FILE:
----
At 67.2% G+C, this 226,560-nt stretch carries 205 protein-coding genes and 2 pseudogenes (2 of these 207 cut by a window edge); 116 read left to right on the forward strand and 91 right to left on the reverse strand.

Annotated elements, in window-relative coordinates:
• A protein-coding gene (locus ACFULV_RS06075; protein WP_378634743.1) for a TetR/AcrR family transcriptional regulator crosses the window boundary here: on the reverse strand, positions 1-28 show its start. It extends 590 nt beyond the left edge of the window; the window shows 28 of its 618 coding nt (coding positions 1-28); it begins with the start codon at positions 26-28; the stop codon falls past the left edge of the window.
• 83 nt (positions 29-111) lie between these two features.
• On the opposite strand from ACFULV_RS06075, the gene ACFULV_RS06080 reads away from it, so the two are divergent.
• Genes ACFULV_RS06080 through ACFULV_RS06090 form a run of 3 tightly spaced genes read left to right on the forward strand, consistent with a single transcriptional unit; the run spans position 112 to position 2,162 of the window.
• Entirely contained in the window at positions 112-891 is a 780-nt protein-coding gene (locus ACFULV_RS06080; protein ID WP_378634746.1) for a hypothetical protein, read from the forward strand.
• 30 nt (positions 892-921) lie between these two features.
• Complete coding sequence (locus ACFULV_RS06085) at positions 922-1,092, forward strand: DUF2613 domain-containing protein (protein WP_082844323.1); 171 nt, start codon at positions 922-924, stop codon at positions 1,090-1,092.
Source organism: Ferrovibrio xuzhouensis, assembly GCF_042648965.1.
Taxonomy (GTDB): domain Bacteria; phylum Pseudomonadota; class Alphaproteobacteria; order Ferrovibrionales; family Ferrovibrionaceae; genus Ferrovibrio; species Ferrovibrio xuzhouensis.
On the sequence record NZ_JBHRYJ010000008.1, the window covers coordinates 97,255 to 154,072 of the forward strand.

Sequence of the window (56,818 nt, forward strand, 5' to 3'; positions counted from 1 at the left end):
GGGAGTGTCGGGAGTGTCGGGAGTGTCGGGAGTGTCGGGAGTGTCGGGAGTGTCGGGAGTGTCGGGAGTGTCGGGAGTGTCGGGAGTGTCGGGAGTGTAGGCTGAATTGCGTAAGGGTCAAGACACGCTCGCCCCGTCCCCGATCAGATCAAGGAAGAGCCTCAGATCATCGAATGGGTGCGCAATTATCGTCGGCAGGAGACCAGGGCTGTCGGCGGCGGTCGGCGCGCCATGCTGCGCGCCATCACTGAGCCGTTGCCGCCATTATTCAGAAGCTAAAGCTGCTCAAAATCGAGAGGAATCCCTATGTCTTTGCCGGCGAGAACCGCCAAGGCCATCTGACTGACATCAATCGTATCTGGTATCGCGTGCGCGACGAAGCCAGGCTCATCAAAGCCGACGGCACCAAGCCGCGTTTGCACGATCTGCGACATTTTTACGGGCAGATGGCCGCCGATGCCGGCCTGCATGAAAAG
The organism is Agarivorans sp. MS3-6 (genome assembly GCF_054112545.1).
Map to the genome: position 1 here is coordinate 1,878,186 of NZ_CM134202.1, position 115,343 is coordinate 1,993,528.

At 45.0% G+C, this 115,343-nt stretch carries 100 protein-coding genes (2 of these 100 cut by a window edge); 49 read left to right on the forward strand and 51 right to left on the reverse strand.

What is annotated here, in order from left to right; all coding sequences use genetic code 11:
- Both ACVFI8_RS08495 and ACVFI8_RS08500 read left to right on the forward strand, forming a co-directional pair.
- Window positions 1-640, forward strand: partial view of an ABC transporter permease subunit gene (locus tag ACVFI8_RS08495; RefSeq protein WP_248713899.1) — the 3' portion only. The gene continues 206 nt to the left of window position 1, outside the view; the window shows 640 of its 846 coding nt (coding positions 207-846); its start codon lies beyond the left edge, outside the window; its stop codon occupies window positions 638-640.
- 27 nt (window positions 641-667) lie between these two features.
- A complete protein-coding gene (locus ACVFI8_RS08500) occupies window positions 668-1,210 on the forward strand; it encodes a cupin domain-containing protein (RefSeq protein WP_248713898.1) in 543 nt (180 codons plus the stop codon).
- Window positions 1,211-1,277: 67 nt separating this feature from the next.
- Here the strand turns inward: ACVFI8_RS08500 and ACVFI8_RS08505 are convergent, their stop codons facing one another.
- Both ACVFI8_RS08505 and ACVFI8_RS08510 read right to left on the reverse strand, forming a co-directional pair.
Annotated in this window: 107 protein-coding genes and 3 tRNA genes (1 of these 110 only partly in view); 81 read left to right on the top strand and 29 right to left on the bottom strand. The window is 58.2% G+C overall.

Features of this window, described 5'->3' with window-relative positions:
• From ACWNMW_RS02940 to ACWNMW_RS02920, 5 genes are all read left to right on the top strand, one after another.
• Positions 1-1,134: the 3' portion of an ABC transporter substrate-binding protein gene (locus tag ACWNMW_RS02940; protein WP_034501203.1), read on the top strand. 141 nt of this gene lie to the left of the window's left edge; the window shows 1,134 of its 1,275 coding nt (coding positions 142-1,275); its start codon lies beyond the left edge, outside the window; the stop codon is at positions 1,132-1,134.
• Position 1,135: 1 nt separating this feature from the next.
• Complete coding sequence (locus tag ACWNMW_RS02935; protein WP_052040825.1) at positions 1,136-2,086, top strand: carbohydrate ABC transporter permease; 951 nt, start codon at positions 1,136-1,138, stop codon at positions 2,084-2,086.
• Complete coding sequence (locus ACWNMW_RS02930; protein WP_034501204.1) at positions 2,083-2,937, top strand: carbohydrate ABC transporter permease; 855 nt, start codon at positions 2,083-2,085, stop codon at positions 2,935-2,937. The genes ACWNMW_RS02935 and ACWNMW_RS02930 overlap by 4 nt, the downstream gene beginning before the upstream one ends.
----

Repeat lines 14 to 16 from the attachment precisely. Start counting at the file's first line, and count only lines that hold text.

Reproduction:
GGGAGTGTCGGGAGTGTCGGGAGTGTCGGGAGTGTCGGGAGTGTCGGGAGTGTCGGGAGTGTCGGGAGTGTCGGGAGTGTCGGGAGTGTCGGGAGTGTAGGCTGAATTGCGTAAGGGTCAAGACACGCTCGCCCCGTCCCCGATCAGATCAAGGAAGAGCCTCAGATCATCGAATGGGTGCGCAATTATCGTCGGCAGGAGACCAGGGCTGTCGGCGGCGGTCGGCGCGCCATGCTGCGCGCCATCACTGAGCCGTTGCCGCCATTATTCAGAAGCTAAAGCTGCTCAAAATCGAGAGGAATCCCTATGTCTTTGCCGGCGAGAACCGCCAAGGCCATCTGACTGACATCAATCGTATCTGGTATCGCGTGCGCGACGAAGCCAGGCTCATCAAAGCCGACGGCACCAAGCCGCGTTTGCACGATCTGCGACATTTTTACGGGCAGATGGCCGCCGATGCCGGCCTGCATGAAAAG
The organism is Agarivorans sp. MS3-6 (genome assembly GCF_054112545.1).
Map to the genome: position 1 here is coordinate 1,878,186 of NZ_CM134202.1, position 115,343 is coordinate 1,993,528.